For each set, there are four values:
- RTT (Round Trip Time): This is the time allocated for a round trip between terminals, but not including “recovery time”.
- Rcvry (Recovery Time): The name implies that this is intended to give operators a break after a long drive across the city, but in fact the amount of time is dictated by whatever is needed to even out the trip to a multiple of the scheduled headway. There is no relationship between the length of recovery time and the time of day, day of week or length of trip.
- Total: The sum of the two values above.
- Hdway (Headway): The scheduled time between cars. As discussed in a previous article, TTC standards consider service operating within 3 minutes of this value to be “punctual”.
Scheduled running times to Long Branch on weekdays range from 90 to 95 minutes one-way, dipping to 80 minutes for late evening service. Weekend times are a bit shorter although Saturday afternoons have almost as much time allocated as the PM Peak period.
On the Humber branch, scheduled one-way times range from 65 to 69 minutes during weekday peak, daytime and early evenings, dropping to 58 late evenings. Weekend times are slightly lower as with the Long Branch trips.
Updated: The following graphs show the averages, by hour, of actual running time data. The degree of scatter in values can be seen in earlier plots showing individual points, while the graphs of averages show the mean of all values for each hour. The following text has been amended to refer to the averages.
Each set of graphs contain two pages. The first groups data for weekdays in each calendar week to show the variation, if any, over the course of the month. The second groups data for each day of the week to show differences between average trip times through the course of the week and on weekends.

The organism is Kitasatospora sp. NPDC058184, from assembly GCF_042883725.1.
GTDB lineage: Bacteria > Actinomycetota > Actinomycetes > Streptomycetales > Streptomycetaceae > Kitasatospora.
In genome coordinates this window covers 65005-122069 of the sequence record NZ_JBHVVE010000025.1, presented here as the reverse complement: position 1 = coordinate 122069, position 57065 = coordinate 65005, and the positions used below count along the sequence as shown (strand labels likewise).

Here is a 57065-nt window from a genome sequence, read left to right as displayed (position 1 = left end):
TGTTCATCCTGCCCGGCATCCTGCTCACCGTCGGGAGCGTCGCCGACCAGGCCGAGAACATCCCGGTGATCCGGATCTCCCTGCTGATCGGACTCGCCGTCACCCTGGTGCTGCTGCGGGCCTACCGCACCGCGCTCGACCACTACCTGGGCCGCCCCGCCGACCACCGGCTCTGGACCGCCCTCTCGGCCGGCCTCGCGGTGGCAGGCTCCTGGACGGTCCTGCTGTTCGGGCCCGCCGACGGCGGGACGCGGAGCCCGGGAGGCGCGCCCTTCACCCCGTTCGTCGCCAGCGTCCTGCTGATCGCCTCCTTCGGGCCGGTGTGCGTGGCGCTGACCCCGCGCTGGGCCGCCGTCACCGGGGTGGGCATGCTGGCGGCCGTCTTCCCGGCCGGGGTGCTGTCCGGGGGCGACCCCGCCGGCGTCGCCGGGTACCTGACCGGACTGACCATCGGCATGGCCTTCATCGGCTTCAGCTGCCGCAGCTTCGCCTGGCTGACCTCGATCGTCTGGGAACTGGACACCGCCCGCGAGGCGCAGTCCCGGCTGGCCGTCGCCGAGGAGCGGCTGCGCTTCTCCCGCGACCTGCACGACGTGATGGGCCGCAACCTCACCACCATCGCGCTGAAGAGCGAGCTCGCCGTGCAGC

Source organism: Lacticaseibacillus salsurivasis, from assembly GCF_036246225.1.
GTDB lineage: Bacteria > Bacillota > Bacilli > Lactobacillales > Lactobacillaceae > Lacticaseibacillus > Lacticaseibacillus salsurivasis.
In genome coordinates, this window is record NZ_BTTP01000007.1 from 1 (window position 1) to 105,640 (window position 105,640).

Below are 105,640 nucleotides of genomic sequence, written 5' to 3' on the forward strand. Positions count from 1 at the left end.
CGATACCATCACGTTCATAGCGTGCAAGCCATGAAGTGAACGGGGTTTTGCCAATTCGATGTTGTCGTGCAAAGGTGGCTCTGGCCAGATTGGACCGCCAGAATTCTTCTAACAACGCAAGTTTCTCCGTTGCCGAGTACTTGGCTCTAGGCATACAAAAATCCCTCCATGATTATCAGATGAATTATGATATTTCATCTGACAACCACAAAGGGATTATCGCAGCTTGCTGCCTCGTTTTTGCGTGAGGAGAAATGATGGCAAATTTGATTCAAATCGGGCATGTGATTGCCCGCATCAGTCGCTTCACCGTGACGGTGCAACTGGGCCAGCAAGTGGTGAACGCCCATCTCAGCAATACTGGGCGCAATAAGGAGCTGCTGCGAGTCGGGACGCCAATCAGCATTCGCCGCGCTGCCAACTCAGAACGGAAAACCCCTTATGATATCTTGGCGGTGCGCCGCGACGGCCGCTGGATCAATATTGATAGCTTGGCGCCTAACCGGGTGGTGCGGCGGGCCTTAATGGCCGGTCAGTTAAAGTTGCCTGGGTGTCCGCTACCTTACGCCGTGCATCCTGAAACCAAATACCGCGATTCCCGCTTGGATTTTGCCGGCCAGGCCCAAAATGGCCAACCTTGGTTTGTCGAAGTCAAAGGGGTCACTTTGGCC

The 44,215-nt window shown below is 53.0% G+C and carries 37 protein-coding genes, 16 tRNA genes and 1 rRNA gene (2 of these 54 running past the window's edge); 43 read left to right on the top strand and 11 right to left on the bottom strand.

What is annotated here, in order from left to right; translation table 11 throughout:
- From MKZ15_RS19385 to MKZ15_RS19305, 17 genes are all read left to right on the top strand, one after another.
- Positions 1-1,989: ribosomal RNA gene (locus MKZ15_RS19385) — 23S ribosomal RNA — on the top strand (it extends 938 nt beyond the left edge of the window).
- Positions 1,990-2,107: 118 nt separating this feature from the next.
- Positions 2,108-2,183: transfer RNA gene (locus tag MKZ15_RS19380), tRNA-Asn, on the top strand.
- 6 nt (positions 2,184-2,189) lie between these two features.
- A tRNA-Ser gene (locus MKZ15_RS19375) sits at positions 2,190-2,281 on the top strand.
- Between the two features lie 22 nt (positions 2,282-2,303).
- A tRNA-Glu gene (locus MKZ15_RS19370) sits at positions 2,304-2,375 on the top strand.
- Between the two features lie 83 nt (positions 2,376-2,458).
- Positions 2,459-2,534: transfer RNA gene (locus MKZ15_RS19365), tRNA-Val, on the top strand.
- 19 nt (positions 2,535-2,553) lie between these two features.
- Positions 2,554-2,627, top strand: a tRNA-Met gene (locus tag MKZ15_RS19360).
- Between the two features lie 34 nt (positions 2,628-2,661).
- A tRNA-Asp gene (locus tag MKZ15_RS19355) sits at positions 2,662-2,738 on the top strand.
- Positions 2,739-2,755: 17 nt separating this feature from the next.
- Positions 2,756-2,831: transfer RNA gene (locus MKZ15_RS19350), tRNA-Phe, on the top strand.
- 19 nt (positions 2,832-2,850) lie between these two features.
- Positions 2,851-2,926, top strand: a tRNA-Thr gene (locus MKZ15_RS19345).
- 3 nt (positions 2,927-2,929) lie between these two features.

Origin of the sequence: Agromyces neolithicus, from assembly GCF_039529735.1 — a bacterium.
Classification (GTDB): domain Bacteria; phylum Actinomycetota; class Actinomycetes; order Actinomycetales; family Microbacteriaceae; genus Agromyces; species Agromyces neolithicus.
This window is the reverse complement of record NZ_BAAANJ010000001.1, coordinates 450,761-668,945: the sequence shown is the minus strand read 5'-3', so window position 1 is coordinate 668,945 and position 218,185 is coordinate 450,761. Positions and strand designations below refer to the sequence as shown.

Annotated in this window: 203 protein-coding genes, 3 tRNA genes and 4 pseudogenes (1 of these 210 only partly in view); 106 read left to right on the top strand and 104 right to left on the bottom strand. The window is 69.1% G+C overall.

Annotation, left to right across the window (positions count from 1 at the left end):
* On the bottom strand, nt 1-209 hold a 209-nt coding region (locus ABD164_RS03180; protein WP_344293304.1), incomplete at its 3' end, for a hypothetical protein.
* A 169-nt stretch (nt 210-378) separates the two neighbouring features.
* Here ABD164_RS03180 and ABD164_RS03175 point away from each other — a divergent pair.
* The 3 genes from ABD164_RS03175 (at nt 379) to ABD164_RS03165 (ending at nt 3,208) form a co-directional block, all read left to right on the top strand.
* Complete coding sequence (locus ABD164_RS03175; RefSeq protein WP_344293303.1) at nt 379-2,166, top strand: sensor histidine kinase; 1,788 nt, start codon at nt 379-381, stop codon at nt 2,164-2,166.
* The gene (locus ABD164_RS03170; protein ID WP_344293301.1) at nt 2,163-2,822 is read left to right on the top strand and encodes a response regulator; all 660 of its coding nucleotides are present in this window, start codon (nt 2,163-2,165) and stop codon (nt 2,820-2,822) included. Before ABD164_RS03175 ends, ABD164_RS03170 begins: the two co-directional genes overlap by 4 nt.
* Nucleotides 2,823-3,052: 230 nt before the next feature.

Actual running times from Neville to Long Branch on weekdays lie above the scheduled times except in the late evening period. Averages between 1400 and 1800 (2:00 to 6:00 pm departures from Neville) are over 100 minutes when the scheduled running time is only 95 plus 7 minutes of recovery time. There is little variation between the data on a week to week basis except for a small increase in peak direction, peak period times for week 5 when the route diverted via Shaw and King.
Weekday averages stay close to each other except on Friday when running times are slightly longer midday and in the evening. This pushes them even higher than the scheduled times and leads to more ragged service and short turns.
A peak over 110 minutes occurs from 1400 to 1600 on Saturdays when the total scheduled time is 100 minutes. Sundays peak above the scheduled total time of 93 minutes, and this is not simply due to one day with the Santa Claus parade. Eastbound running times show a similar pattern, although some peaks do not last as long.
In these comparisons it is important to note that the times charted here are measured from outside of the loops at each end of the line, and so they slightly understate the total travel times.
The running times allocated to trips on the Queen route are shorter than the cars actually require during many operating periods. However, one challenge is that the “peaks”, especially on weekends, can be shorter than the scheduled period that includes them (such as “afternoon”). What might be adequate at noon or at 5:00 pm is too short during the height of Saturday traffic at 3:00 pm. As mentioned earlier, these data are from a month where most seasonal effects are not present such as tourism, shopping and street fair activity. Only the Santa Claus parade introduced a visible effect taking data values out of their ordinary range.
All of this suggests that a more finely-grained approach to allocating running times is required to bring scheduled provisions for service into line with actual conditions. This cannot simply be done by scheduling very large “recovery” times at terminals where there may not be capacity (as at Neville) to store cars taking long layovers. This also raises the issue of relief time for operators separate from time for their vehicles and of operating strategies that can preserve service quality.
I will turn to the issue of service management and short turns in the next article in this series.